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Reply from Councillor Hunter

Dear Saren,
Thank you for your letter on the topic of my decision in favour of the replacement of the Johnson Street Bridge.

As you point out there are many reasons for making this decision. Yes, replacing the bridge will cost a lot of money. But I firmly believe replacement is the most economically defensible option for all of us and is also the most sustainable option because it provides for safe bike and pedestrian traffic — moving us away from our dependence on cars. Refurbishment would do nothing toward moving us to these other traffic options. The option to do nothing is not possible as the bridge will continue to deteriorate and become increasingly unsafe.

It is not just the seismic considerations that concern us. The electrical and mechanical features of the bridge are worn out and could cease to work at any time. This is the reality of dealing with an aging infrastructure.

Here are some numbers of interest:
The numbers:
There is no tax increase proposed for this project.

The cost per resident ( already budgeted) is $19/resident/yr for 20 years. The cost for refurbishment is $18/resident/yr for 20 years.

The cost per single family dwelling is $63/household/year for 20 years. Whereas the cost for refurbishment is $60/household/year for 20 years.

The cost to replace the bridge is $63 million, of which $21 million has been secured from the federal government Build Canada Fund, leaving Victoria residents with a bill for $42 million. The cost of refurbishment is $35 million. There are no federal funds available to support the refurbishment option. With one exception ( Councillor Geoff Young) Council agrees that the best value for money is with the replacement option

Because the bridge is a regional asset, there is a proposal to the CRD to assist with paying for the $15 million rail portion of the bridge and $8 million for the multi-use pathway so the $42 million cost to Victoria my decrease. We will know more in January..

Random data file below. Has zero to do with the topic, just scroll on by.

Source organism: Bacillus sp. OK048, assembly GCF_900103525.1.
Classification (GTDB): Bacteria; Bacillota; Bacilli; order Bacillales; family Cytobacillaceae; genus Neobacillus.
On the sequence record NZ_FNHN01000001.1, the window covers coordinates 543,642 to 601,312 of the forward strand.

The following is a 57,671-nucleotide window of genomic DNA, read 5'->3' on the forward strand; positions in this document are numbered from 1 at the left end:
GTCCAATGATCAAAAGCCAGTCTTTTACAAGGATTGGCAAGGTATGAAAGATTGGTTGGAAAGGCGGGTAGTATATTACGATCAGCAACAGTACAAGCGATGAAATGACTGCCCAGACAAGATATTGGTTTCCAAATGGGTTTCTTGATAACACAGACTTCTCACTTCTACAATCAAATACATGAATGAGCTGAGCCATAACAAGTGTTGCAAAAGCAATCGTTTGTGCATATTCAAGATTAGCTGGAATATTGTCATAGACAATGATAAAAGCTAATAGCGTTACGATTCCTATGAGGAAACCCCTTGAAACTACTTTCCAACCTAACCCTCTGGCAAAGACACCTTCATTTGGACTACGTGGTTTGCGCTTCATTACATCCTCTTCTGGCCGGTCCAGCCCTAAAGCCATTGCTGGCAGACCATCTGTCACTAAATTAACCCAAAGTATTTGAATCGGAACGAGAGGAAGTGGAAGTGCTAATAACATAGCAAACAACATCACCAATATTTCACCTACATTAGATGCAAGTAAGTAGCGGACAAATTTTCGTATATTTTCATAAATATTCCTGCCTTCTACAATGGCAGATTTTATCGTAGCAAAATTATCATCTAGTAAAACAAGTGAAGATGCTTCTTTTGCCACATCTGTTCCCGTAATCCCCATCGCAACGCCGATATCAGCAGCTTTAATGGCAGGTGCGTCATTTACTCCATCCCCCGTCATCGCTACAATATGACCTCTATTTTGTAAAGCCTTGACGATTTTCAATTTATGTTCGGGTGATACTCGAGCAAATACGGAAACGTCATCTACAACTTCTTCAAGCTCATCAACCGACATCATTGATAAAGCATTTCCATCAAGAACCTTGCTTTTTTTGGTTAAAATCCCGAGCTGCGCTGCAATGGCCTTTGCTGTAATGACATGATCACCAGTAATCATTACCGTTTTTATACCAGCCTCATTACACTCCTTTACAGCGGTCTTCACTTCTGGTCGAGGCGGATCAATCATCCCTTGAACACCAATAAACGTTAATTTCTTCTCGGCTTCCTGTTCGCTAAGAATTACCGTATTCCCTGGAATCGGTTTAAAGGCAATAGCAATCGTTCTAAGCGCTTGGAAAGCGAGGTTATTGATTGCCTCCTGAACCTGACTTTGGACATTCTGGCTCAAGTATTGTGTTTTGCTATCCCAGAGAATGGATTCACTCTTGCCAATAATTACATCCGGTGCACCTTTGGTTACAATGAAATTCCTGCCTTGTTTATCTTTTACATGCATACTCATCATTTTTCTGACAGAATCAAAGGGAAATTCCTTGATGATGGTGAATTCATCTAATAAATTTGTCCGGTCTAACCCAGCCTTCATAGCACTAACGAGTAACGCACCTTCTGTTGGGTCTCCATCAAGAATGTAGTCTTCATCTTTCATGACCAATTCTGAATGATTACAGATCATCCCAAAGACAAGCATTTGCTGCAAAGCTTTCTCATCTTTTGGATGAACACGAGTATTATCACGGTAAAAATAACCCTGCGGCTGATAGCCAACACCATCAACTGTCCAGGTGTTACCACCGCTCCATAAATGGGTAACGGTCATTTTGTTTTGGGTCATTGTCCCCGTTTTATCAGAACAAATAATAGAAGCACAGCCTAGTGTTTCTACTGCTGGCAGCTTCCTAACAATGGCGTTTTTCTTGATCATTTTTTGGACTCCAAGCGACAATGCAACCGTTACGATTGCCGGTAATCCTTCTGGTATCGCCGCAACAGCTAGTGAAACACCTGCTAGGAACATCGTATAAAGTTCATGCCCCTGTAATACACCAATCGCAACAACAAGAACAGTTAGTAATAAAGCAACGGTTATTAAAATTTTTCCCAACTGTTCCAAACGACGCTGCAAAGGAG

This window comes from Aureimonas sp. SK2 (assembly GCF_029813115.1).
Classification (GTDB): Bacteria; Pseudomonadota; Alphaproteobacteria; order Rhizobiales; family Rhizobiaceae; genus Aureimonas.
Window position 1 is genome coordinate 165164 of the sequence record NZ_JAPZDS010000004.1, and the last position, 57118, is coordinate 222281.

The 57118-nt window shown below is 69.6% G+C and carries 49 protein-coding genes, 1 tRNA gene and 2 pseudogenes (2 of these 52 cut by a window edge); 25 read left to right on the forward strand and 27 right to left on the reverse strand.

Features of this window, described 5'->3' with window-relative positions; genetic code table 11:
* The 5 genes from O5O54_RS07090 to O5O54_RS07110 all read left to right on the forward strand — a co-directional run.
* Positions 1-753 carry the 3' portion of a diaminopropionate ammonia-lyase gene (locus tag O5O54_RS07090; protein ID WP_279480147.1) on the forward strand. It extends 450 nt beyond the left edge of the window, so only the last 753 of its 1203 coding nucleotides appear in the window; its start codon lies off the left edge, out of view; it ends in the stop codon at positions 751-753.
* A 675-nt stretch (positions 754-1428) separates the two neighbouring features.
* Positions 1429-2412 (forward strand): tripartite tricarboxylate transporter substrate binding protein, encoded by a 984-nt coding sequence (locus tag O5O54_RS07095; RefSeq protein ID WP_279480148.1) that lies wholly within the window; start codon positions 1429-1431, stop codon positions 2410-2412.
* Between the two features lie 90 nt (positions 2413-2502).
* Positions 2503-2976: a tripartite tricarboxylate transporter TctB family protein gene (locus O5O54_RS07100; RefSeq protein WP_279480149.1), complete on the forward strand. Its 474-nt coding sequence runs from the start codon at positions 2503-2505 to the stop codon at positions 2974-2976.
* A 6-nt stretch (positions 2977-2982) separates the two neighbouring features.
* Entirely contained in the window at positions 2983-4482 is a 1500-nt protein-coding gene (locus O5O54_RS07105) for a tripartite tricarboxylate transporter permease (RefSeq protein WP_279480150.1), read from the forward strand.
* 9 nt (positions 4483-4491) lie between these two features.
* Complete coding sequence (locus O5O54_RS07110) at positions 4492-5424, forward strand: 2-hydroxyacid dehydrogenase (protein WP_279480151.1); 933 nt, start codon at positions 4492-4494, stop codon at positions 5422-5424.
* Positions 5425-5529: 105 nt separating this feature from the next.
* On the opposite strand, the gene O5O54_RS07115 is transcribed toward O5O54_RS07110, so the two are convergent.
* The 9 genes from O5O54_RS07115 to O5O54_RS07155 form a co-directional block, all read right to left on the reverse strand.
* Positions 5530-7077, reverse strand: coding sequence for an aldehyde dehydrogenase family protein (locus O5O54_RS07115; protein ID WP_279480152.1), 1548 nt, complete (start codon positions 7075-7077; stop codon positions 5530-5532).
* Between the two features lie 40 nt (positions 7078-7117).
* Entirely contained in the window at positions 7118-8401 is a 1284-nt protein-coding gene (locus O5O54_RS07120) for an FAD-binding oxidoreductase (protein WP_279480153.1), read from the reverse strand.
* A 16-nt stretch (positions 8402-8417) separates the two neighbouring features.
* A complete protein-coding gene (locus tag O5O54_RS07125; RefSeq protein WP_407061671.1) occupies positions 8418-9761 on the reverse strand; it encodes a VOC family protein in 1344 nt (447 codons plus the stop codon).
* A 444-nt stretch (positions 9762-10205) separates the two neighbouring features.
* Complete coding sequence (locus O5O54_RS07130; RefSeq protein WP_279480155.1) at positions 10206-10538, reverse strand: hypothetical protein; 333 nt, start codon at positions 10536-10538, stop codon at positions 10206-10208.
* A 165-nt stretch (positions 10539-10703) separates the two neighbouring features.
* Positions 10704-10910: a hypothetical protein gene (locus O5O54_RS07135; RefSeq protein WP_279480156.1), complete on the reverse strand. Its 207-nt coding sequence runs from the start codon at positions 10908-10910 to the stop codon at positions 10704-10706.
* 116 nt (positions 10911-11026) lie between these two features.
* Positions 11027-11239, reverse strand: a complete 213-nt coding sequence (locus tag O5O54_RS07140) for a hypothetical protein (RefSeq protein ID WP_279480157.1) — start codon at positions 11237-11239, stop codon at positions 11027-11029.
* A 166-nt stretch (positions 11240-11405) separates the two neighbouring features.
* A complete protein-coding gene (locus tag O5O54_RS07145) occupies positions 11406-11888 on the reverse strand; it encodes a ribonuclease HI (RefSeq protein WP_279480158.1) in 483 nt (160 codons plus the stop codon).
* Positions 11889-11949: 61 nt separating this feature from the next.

The city has secured a low interest rate of interest through CMHC of 4.25% Interest rates are projected to rise so this is one of the reasons Council is anxious to get this rate locked in and the project started

Victoria Council has been greatly assisted in its deliberations on this project by a Citizen Advisory Council
The advisory committee includes:
o Urban designers Sid Chow and Jim Kerr
o Cycling and pedestrian consultant David Cubberley
o Heritage expert Richard Linzey
o Sustainability specialist Allison Ashcroft
o Community representative developer Joe Van Belleghem, and Citizen-at-Large Cara Segger
o Business representative Margaret Lucas
o The committee is chaired by City Manager Gail Stephens.

All of this information is available at

Although there is no denying this is a huge project, it is only a part of what Council and staff are working on. We have made exciting progress in the past year in providing supportive and affordable housing. The issue which remains at the top of our priorities is to end homelessness and ALL of us are doing what we can to achieve that goal.

We are working hard to make Victoria the most liveable city and I am proud to be part of a Council that is making real progress on that.

Thanks again for being in touch.


Lynn Hunter,
City of Victoria